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May 6, 2021

Excess stock of finished goods lying in factory cannot be confiscated

by Mahesh Mara in GST, Legal Court Judgement

Excess stock of finished goods lying in factory cannot be confiscated

Fact and Issue of the case

The appellant M/s Sky Alloys & Power Pvt. Ltd. are engaged in manufacture of Sponge Iron, MS Ingots and Silico Manganese. Their premises were got searched on 7 November 2015 and 8 November 2015 by the team of Preventive Officers of Central Excise, Customs and Service Tax acting upon the intelligence gathered about evasion of central excise duty by the appellant by way of procurement of unaccounted raw materials, clandestine manufacture of excisable goods without accounting the same in their daily stock account and removing the same without payment of central excise duty. The documents were recovered during the search and the investigating team also got stock of finished goods and raw material during the physical verification. While comparing the said physical verification report and the documents recovered with the opening stock finished goods and the raw material declared by the notice the team noticed that 56.300 MT of MS Ingots and 221.693 MT of Iron Ore is excess/ unaccounted stock in the factory premises. Resultantly a show cause notice No. 3976 dated 3 May 2016 was served upon the appellants proposing the seized MS Ingots and the Iron Ore to be confiscated alongwith the proposal of imposition of penalty. The said proposal was initially confirmed vide order-in-original No. 20/ADJ/AC/RGH/C.Ex/2018-19 dated 15 January 2019. The appeal thereof has been dismissed vide order-in-appeal No. BHO-EXCUS-002-APP-40-19-20 dated 24 June 2019. Being aggrieved the appellant is before this Tribunal.

Observation of the Tribunal

Relying  upon  the  case  of  Commissioner  of  Central Excise, Aurangabad versus Gal Aluminium Extrusions Pvt. Ltd. – 2011 (274) E.L.T. 582 (Tri. – Mumbai) it has been held in order-in-original para 8.12 that raw material is not liable to confiscation under Rule 25 of Central Excise Rules, 2002. Despite these findings surprisingly Assistant Commissioner has confirmed the proposal of confiscation of 56.300 MT of MS Ingots and 221.693 MT of Iron Ore, however, penalty on said quantity of Ingots was not imposed upon nor the order with respect to Iron Ore was passed.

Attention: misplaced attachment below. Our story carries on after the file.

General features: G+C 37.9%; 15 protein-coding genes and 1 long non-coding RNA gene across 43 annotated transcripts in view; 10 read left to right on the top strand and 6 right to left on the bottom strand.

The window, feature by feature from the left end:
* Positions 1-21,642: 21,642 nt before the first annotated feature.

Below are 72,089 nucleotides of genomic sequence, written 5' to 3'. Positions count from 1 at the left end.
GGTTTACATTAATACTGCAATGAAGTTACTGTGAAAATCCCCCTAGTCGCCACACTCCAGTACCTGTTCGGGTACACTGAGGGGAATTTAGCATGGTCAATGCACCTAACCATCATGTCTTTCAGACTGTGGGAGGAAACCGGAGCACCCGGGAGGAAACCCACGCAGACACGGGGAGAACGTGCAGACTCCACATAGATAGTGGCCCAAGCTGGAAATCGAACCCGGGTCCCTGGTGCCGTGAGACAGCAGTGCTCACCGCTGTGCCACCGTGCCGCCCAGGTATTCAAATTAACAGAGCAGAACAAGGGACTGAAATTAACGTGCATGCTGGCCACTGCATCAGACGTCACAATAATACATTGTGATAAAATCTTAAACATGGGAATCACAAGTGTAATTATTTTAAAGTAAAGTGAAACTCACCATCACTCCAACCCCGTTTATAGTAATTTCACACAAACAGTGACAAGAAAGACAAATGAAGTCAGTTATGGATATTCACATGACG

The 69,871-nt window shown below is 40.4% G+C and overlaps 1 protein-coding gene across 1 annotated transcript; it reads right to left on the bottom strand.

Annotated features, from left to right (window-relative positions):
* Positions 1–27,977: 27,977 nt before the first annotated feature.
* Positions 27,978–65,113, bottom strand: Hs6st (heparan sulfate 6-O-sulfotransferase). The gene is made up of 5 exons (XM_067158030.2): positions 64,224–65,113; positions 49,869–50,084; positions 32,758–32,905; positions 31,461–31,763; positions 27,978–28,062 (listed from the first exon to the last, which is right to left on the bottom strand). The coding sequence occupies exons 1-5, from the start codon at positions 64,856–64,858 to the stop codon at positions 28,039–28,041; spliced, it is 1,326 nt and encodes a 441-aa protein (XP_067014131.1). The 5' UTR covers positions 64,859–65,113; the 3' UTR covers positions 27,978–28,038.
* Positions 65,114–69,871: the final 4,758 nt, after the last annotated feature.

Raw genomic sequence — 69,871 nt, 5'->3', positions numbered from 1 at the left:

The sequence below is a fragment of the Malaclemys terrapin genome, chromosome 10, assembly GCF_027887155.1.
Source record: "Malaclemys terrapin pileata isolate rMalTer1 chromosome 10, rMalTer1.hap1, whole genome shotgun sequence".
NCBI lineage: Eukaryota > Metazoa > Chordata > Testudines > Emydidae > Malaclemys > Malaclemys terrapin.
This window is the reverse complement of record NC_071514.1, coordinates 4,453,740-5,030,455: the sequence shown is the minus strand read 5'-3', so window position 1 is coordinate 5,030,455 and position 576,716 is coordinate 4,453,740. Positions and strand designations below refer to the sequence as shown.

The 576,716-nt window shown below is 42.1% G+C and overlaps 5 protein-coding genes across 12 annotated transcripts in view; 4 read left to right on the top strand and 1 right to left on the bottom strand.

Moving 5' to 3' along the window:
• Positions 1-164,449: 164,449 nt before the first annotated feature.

There was no better evidence before Commissioner (Appeals) than it was before Assistant Commissioner. Commissioner (Appeals) has held that the verification of stock of Ingots was conducted in presence of the Authorized Signatory of the appellant, who neither had objected the method of physical verification nor made any complaint. He had rather admitted the same and also in the excess stock of 56.300 MT of MS Ingots valued at Rs. 11,09,110/-. The statement of said Authorized Signatory Shri Kumar Chakraborty is perused. It shows that there is no admission for the alleged excess stock. None as his answers recorded in the statement amount to admission except that “no satisfactory reason has been cited” is alleged against said Shri Chakraborty. Such kind of statement cannot be called as admission neither of guilt nor of the modus operandi of the investigation. No doubt there is no retraction as in impressed upon by the Department, but once there is no admission retraction is not required. It is otherwise apparent from record that the appellant requested for the opportunity of cross-examining the witnesses the said opportunity has been denied cross examination is the basic rule of ensuring fair trial the denial thereof in the case which lacks any cogent evidence adversely affects the Department.

Department has not bring for any such evidence which may prove their allegations. In absence thereof, however, in view of the acknowledge that the notice shortage is just of one day production even if recording as required under Rule 10 is missing, but the same does not warrant the application of Rule 25 (1) (b) of Central Excise Rules, 2002. As already discussed on the basis of the above cited case law, as a result, the court is of the opinion that neither the MS Ingots as well as the Iron Ore are liable for confiscation nor present is the case of imposition of penalty. As a result of entire above discussion order under challenge is hereby set aside.

Conclusion

The Appeal stands allowed. Neither the MS Ingots as well as the Iron Ore are liable for confiscation nor present is the case of imposition of penalty. As a result of entire above discussion order under challenge is hereby set aside.

Read the order from below

Excess-stock-of-finished-goods-lying-in-factory-cannot-be-confiscated

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